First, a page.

Madrid offers a heady mixture of partying and high culture. But be warned, fitting in with the locals is not for the fainthearted!
Madrid is far from being an ancient city – it only became Spain’s capital in the 16th century, and for much of its existence was a grotty rural backwater. But today Madrid has shaken off its dubious beginnings and is now one of Europe’s great capitals – after all, it’s good enough for Posh and Becks to call home. Whether you want to spend your days examining the Old Masters in the Museo del Prado or drink the night away in Madrid’s abundance of bars, you will never be short of things to do in this city.
Palacio Real is the epitome of what a palace should be. The imposing Italinate baroque building sits on a terrace overlooking the palace gardens and is flanked on one side by the vast square, the Plaza de la Armería. Inside is just as impressive – think sumptuous crimson velvet, rich carpets, gold gilding and elaborate frescos. The 2800 lavishly decorated rooms (of which the public can visit around 50) make up what is the largest palace in Europe.
The palace was the brainchild of the first of the Bourbon kings, Felipe V. An earlier palace on the same site, the Alcazar, burned down in 1734 and Felipe decided to leave his mark on Madrid by commissioning the palace. The current king, Juan Carlos, and his family don’t actually live in the palace – they reside in the smaller Palacio de la Zarzuela on the outskirts of Madrid – but it is still used for state occasions.
Classic or modern?
Actually, it doesn’t matter whether you like your art classic or contemporary, Madrid offers treasures from across the spectrum. Since Francisco Jose de Goya y Lucientes moved to Madrid and found fame and fortune in the 18th century, artists have been following his lead to find more of the same. And many, including Pablo Picasso and Salvador Dali, found it here.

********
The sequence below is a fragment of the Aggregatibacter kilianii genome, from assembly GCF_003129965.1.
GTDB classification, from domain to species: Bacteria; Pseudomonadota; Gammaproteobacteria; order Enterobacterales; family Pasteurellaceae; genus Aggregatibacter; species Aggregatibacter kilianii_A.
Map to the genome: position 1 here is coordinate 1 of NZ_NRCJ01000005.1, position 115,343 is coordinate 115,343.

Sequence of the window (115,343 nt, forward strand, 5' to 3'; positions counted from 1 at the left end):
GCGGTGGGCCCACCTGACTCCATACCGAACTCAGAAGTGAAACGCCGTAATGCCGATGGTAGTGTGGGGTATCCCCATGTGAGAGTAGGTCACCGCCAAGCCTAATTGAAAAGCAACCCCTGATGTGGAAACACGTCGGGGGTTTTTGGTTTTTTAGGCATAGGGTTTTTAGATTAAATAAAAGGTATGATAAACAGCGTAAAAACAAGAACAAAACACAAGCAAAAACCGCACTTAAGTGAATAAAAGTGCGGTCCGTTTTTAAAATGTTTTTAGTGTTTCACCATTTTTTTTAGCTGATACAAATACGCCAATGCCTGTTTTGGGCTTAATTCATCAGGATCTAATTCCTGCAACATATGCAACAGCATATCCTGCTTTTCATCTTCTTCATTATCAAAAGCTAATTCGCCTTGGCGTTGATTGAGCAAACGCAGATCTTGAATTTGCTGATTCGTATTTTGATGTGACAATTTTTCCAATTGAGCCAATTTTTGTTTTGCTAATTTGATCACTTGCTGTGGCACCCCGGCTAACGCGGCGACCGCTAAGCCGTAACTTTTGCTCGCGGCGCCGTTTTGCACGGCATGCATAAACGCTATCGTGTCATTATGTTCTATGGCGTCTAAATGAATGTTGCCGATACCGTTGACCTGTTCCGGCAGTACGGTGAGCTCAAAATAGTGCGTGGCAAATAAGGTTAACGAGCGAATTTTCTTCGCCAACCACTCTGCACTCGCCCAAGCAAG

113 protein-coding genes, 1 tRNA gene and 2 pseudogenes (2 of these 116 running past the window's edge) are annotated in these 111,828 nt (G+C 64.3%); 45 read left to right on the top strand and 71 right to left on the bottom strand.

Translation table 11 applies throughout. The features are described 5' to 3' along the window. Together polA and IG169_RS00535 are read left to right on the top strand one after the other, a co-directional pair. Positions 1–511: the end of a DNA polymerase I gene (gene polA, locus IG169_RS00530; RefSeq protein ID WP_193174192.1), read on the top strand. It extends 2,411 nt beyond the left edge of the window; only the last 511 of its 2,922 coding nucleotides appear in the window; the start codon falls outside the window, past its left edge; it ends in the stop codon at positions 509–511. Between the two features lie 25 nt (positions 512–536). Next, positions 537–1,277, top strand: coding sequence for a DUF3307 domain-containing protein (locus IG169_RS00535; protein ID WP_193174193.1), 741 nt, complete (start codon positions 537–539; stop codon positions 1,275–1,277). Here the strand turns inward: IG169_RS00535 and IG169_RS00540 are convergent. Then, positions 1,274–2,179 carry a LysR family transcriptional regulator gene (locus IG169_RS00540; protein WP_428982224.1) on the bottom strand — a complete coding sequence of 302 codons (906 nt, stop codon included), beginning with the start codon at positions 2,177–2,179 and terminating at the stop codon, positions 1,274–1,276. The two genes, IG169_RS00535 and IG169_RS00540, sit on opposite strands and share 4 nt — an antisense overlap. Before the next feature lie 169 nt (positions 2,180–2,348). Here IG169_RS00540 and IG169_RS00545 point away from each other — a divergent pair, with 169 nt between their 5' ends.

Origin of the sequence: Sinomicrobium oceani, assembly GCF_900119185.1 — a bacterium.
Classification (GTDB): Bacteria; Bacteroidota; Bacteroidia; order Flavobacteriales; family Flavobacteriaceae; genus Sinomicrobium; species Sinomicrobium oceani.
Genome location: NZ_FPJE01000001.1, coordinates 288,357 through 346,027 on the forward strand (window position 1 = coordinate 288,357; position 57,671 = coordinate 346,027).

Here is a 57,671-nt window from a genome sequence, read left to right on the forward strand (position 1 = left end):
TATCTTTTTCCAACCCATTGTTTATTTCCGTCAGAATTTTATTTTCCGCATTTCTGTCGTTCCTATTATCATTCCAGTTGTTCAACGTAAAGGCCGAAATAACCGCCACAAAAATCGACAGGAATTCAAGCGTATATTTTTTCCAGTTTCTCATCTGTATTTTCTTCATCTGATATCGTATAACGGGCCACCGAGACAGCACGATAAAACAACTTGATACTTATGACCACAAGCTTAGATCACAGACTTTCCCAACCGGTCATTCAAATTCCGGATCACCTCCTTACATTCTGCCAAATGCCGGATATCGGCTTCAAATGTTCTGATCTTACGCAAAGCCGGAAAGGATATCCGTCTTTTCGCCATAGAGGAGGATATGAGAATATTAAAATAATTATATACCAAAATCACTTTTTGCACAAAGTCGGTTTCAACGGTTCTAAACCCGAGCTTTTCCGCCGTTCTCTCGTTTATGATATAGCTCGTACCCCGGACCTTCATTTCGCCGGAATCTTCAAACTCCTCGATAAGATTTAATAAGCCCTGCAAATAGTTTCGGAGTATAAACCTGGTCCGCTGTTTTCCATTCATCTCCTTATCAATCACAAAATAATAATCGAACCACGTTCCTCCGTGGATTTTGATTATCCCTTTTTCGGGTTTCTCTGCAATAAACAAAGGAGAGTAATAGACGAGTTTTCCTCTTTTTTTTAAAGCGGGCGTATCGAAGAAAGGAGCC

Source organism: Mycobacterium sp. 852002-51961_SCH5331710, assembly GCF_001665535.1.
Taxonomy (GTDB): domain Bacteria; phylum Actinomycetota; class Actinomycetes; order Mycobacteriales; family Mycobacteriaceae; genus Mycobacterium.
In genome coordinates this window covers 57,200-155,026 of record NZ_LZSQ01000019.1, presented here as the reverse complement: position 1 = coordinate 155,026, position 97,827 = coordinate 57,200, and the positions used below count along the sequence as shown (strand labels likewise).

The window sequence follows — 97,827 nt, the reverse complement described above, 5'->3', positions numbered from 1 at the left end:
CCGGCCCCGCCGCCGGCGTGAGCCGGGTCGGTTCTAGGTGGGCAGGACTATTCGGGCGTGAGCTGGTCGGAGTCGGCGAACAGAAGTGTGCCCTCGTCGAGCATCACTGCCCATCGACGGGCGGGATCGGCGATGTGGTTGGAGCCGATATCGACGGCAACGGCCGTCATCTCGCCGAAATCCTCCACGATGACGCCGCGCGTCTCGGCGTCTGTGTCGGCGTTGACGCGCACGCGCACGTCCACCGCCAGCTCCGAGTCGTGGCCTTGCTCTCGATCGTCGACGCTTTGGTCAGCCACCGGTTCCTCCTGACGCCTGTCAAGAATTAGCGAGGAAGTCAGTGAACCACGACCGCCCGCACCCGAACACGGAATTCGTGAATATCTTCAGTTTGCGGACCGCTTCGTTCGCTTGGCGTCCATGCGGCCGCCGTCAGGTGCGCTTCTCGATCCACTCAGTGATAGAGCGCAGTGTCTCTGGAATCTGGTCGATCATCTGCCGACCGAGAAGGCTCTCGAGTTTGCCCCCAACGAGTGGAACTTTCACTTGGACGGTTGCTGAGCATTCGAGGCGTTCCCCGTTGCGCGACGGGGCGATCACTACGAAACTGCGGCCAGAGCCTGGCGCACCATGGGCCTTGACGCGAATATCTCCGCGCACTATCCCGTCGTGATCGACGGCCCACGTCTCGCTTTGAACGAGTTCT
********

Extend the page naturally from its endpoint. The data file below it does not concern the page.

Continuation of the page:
The heavyweight of the city’s museums and galleries is undoubtedly the Museo del Prado. This is where the classics from Spain’s Old Masters are housed and where art lovers can spend many contented hours. For those whose preferences run more towards the modern, Centro de Arte Reina Sofia is a must. The highlight of the gallery is the Picasso’s Guernica. The emotive painting was inspired by the German bombing of the basque town Gernika in 1937. The painting is surprisingly large, taking up an entire room of the gallery. Surrealists such as Dali and Max Ernst also feature heavily.
While there is loads to do in Madrid to fill the daylight hours, this is a city which really comes alive at night. Madrid, the locals proudly claim, has the best nightlife in Europe. While this claim is a hard one to substantiate, many visitors make it their mission to do intensive research into the social behaviour of Los Gatos (the nickname for Madrilenos, meaning cats because of their tendency to prowl in the evenings). And it usually doesn’t disappoint.
But be warned, fitting in with the locals is not for the fainthearted or for those who like a early night. Most Madrilenos don’t eat before 10pm and it’s not unusual for them to stay out all night, then head to work for a normal day at the office.
Worth a look
Mmmm, lots of chocolate
For chocoholics, Chocolateria de San Gines is a place to savour. The café is the best known of Madrid’s churros y chocolate vendors. Follow the lead of the locals and buy the cafe’s speciality – a cup of runny chocolate into which you dip strips of deep fried batter, which are a cross between bread and doughnuts. Yes, it’s extremely fattening – merely looking at this ‘snack’ will cause you to put on weight – but it is delicious, and hey, you’re on holiday. The café is particularly popular in the early hours of the morning with clubbers in need of some sustenance.
• Ainsley Thomson travelled to Madrid with Opodo (0871-277 0090), who have return flights with Iberia plus two nights’ accommodation at the Vinci Centrum Hotel from £126.